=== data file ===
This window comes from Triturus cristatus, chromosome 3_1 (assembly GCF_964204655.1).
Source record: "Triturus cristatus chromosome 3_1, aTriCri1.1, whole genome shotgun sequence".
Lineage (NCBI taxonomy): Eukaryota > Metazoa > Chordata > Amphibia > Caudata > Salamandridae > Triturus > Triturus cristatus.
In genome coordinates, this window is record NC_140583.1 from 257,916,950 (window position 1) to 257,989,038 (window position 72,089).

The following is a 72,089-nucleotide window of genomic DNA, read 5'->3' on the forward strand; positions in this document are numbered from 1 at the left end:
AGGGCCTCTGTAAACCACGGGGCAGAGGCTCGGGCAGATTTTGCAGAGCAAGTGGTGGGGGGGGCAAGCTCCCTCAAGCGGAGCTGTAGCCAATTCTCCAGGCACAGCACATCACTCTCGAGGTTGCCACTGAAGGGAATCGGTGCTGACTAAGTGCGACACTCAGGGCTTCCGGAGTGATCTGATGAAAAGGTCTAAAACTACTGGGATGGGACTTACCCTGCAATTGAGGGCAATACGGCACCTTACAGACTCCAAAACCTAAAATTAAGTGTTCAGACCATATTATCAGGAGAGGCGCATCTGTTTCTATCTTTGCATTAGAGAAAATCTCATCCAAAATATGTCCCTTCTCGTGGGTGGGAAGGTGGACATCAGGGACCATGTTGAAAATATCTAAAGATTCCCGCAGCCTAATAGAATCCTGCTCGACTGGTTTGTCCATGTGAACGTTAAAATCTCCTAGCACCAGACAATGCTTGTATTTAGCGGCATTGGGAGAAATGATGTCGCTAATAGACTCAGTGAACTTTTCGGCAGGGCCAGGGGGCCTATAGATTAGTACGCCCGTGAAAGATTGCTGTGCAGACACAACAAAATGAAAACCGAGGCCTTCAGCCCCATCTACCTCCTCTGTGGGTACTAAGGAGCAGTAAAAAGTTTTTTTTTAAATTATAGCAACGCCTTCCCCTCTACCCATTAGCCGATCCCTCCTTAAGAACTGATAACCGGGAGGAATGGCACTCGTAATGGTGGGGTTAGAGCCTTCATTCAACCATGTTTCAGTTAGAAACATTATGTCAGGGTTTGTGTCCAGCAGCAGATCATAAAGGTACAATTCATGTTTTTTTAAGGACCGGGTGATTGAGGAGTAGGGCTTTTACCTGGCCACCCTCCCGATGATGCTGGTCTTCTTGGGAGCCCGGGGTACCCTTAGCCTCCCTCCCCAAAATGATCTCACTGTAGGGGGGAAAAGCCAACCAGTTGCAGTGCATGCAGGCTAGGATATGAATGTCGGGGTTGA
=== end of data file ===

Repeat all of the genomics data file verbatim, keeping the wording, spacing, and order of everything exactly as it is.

This window comes from Triturus cristatus, chromosome 3_1 (assembly GCF_964204655.1).
Source record: "Triturus cristatus chromosome 3_1, aTriCri1.1, whole genome shotgun sequence".
Lineage (NCBI taxonomy): Eukaryota > Metazoa > Chordata > Amphibia > Caudata > Salamandridae > Triturus > Triturus cristatus.
In genome coordinates, this window is record NC_140583.1 from 257,916,950 (window position 1) to 257,989,038 (window position 72,089).

The following is a 72,089-nucleotide window of genomic DNA, read 5'->3' on the forward strand; positions in this document are numbered from 1 at the left end:
AGGGCCTCTGTAAACCACGGGGCAGAGGCTCGGGCAGATTTTGCAGAGCAAGTGGTGGGGGGGGCAAGCTCCCTCAAGCGGAGCTGTAGCCAATTCTCCAGGCACAGCACATCACTCTCGAGGTTGCCACTGAAGGGAATCGGTGCTGACTAAGTGCGACACTCAGGGCTTCCGGAGTGATCTGATGAAAAGGTCTAAAACTACTGGGATGGGACTTACCCTGCAATTGAGGGCAATACGGCACCTTACAGACTCCAAAACCTAAAATTAAGTGTTCAGACCATATTATCAGGAGAGGCGCATCTGTTTCTATCTTTGCATTAGAGAAAATCTCATCCAAAATATGTCCCTTCTCGTGGGTGGGAAGGTGGACATCAGGGACCATGTTGAAAATATCTAAAGATTCCCGCAGCCTAATAGAATCCTGCTCGACTGGTTTGTCCATGTGAACGTTAAAATCTCCTAGCACCAGACAATGCTTGTATTTAGCGGCATTGGGAGAAATGATGTCGCTAATAGACTCAGTGAACTTTTCGGCAGGGCCAGGGGGCCTATAGATTAGTACGCCCGTGAAAGATTGCTGTGCAGACACAACAAAATGAAAACCGAGGCCTTCAGCCCCATCTACCTCCTCTGTGGGTACTAAGGAGCAGTAAAAAGTTTTTTTTTAAATTATAGCAACGCCTTCCCCTCTACCCATTAGCCGATCCCTCCTTAAGAACTGATAACCGGGAGGAATGGCACTCGTAATGGTGGGGTTAGAGCCTTCATTCAACCATGTTTCAGTTAGAAACATTATGTCAGGGTTTGTGTCCAGCAGCAGATCATAAAGGTACAATTCATGTTTTTTTAAGGACCGGGTGATTGAGGAGTAGGGCTTTTACCTGGCCACCCTCCCGATGATGCTGGTCTTCTTGGGAGCCCGGGGTACCCTTAGCCTCCCTCCCCAAAATGATCTCACTGTAGGGGGGAAAAGCCAACCAGTTGCAGTGCATGCAGGCTAGGATATGAATGTCGGGGTTGA